Super Siblings Web Comic Strip for the week of November 16th, 2009 by Patrick Scullin. This joke occurred to me the other day while watching the Empire Strikes Back and it goes along with the Star Wars theme I’ve been doing.
Archive for ‘November, 2009’
Thanks to everyone that came out to play for this week’s #webcomicschat. I started off this week by asking how folks deal with artist or writer’s blocks. This is always a concern for creative types and every artist has there own way of dealing with it. Here are some things I’ve learned over the years about my creative process. Stress for me, is the main cause of creative blocks. Whether it’s a deadline, family concern, or other problem, when I’m stressed out my creativity grinds to a screeching hault. Deadlines can’t wait so I generally have to trick myself to into being more relaxed. Here are some things that always help distract me: 80′s music, video games, figure drawing, reading comics, and exercise. It happens to me all the time where a solution to a problem will come while I’m doing something else entirely different. Let’s say I am having trouble coming up with a punchline. Many times what I’ll do is set the comic aside, turn on some tunes, pull out my sketch book and do some mindless gesture or figure drawing for 15 minutes. Somehow the combination of working with my hands on a drawing and letting my mind wander for a while has a great positive effect on my writing.
@shatteredmyth pointed out that for him he needs absolute silence. He also likes deadlines because they keep him motivated. This reminded me of a quote I heard from Peter Jackson, he said: “I never finish I just run out of time.” Sometimes a deadline is just what we need to let something go and move on. @shatteredmyth also prefers movie scores while working. @dogeatdoug said he’s gotten used to working with distractions. As those of us with kids know, it’s not always easy to have uninterrupted work time so it’s good to learn how to work amidst the chaos. It’s also good to be ready to capture ideas in a sketchbook or with a note pad at any time. I like the voice memo recorder on my phone. It never fails that a good idea will come up while I’m driving or some where out and about and if I don’t capture it at that moment I’ll lose it.
When it comes to writing a regular strip you have be writing all the time. Where ever you go or whatever you’re doing look for things that make you laugh. Keep track of them so that you can work them into your strip in the future.
I finally finished reading Looking for Calvin and Hobbes by Nevin Martell. I congratulate him on his effort and I recommend the book to anyone interested in learning a bit about Watterson. Unfortunately the book only gives a “bit” of information about Watterson because the cartoonist has worked so hard to expunge himself from the public record. As I see it Martell has done his best to piece together the bits and pieces available to him into a brief narrative of Watterson’s life. Unfortunately, it is not enough when considering what one hopes to learn when reading the history of an important figure. Therein lies my critique of the book, I wish there were more in it about Watterson. The author appears to concede the point himself by calling the book an “Unconventional story…” which explains why the book comes across as more of a travel log of the authors journey than a detailed study of the subjects life. When you get down to it though, I do think the fault lies more with Watterson than with Martell.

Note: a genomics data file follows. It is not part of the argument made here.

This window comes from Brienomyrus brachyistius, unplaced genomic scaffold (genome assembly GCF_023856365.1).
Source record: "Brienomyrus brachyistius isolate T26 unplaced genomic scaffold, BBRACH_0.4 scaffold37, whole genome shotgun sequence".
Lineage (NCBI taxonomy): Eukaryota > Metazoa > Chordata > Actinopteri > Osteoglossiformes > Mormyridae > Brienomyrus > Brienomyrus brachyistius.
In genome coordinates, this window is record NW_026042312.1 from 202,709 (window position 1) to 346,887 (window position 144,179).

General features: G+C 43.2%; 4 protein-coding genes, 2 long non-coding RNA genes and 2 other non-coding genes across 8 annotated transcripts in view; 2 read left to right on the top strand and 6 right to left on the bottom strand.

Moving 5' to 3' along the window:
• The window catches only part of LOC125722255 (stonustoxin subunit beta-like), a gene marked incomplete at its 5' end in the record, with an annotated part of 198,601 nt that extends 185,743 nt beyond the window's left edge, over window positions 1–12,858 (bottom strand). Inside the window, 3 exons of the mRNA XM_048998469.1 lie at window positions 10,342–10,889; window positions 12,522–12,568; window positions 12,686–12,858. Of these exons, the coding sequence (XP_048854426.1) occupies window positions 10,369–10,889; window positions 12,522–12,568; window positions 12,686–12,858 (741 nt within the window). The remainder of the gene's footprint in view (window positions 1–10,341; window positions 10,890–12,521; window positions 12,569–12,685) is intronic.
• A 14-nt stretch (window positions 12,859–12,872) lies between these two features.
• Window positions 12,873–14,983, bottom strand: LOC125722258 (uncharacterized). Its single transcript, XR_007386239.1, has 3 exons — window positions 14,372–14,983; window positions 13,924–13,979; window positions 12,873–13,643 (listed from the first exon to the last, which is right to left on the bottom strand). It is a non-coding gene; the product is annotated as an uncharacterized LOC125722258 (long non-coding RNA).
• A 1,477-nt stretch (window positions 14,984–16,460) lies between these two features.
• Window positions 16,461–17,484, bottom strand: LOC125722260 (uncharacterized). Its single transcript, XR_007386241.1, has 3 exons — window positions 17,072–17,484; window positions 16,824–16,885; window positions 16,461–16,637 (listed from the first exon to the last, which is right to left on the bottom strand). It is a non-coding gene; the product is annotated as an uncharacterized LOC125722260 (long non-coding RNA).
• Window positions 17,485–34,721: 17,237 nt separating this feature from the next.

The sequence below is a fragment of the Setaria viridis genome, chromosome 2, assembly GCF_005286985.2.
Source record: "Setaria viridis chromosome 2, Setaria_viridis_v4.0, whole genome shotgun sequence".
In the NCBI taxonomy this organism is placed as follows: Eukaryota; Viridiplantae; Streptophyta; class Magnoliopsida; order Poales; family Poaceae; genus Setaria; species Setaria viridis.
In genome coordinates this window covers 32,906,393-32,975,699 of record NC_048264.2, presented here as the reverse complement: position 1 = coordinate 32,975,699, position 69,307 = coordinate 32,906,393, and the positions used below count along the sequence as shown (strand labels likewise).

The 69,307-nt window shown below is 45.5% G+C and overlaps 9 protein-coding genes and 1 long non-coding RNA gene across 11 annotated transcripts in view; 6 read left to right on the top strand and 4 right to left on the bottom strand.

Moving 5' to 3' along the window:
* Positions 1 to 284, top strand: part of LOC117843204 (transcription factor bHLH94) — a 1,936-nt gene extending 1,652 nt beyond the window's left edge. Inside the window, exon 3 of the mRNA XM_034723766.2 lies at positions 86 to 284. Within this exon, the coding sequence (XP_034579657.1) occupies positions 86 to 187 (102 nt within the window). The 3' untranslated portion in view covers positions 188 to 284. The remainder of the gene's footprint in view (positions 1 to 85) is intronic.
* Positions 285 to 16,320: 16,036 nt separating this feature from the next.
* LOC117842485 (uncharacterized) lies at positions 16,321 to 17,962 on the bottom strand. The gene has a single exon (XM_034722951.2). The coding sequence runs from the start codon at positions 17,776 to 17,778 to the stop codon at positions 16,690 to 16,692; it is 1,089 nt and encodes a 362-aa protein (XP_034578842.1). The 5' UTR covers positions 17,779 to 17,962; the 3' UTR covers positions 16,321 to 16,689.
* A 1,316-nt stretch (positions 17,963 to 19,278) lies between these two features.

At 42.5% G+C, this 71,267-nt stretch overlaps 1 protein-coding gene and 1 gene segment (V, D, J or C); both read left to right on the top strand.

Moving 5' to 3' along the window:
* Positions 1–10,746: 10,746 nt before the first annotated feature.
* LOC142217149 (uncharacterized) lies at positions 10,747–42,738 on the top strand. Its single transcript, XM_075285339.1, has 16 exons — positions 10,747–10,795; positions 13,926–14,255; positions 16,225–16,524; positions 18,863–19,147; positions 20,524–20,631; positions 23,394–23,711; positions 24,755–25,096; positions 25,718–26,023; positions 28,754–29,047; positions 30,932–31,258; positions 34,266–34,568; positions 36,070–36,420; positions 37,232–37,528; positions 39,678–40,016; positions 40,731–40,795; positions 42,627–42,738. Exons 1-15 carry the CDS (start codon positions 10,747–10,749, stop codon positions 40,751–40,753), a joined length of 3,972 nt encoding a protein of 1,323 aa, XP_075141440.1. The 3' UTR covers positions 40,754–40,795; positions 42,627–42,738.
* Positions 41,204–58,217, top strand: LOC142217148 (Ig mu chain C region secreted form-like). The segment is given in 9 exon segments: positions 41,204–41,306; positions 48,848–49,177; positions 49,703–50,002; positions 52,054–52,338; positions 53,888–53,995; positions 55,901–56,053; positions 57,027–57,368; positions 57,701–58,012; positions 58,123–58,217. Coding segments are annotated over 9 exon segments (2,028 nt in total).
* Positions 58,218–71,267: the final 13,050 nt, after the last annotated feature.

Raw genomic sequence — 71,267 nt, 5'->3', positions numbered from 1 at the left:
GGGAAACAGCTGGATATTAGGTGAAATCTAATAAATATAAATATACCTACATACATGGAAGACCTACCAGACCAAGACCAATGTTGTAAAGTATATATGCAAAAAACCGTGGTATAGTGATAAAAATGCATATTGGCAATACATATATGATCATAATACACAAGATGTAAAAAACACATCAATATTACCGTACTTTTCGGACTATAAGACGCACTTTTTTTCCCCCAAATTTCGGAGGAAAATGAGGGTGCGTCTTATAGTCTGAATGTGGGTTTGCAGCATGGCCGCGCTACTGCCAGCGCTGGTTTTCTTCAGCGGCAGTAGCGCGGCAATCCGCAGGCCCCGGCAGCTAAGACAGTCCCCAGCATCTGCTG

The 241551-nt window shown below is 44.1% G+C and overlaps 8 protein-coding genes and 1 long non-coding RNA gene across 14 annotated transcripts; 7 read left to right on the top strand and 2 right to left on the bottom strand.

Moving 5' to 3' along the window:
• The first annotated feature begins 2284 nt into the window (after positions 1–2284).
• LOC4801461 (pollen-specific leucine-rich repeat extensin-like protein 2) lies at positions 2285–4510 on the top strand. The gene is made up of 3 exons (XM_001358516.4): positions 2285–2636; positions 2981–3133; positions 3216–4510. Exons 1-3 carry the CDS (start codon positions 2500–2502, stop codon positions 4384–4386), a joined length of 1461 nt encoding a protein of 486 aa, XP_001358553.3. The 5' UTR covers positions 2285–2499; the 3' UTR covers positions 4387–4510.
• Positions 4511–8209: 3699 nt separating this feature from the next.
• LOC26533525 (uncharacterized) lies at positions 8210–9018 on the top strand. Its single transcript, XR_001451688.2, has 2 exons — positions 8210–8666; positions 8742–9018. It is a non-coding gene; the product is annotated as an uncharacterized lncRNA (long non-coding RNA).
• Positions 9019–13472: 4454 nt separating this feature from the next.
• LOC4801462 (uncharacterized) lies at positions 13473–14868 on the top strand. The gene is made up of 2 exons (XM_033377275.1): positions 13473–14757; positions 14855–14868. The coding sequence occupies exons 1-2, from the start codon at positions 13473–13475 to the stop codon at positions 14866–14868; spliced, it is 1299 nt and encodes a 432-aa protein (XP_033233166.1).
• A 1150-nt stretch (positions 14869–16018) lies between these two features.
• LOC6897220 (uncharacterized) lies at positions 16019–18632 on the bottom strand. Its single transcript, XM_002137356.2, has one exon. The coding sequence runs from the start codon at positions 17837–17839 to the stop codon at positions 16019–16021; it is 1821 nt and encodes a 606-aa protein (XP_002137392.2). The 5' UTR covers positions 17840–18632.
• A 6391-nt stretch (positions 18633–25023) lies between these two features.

Having read Watterson’s own words and after reading his associates opinions on the matter I still have a hard time understanding Watterson’s point of view. I recognize his need for privacy but I don’t understand his disdain for commercial promotion and borderline contempt for the cartoon industry and his peers. It seems that one of the reasons Watterson pulled away was his discomfort with the commercial promotion of his work. In his opinion any licensing or marketing of his work would destroy the content and diffuse his art. I really can’t disagree more.
In my opinion, Art is and always has been a contract between the artist and their audience. One can’t be removed from the other. It goes along with the saying “If a tree falls in the forest and no one is there to hear it, does it make a sound?” or in other words “If an artist creates a work that no one sees and appreciates, is it Art?” The arrogant artist in me says “Yes!” but the realist in me says “No.” To me Art is what happens in the mind of the audience in the viewing. If an artist or cartoonist pulls too far away from their audience and wants to control their feedback like a tyrant then I think they’ve lost touch with what could be an invigorating and mutually beneficial partnership. There is a limit to what can or should be done, especially when dealing with kid friendly cartoon characters, in terms of marketing, licensing, and promotion but, what would have been the harm in a Calvin and Hobbes cartoon? Did “A Charlie Brown Christmas” ruin the Charlie Brown characters? I don’t think so, in fact I think it only enhanced the public’s regard for them.
Ultimately Watterson has the right to do things as he sees fit, but his silence is a great loss for those of us that could learn so much from him.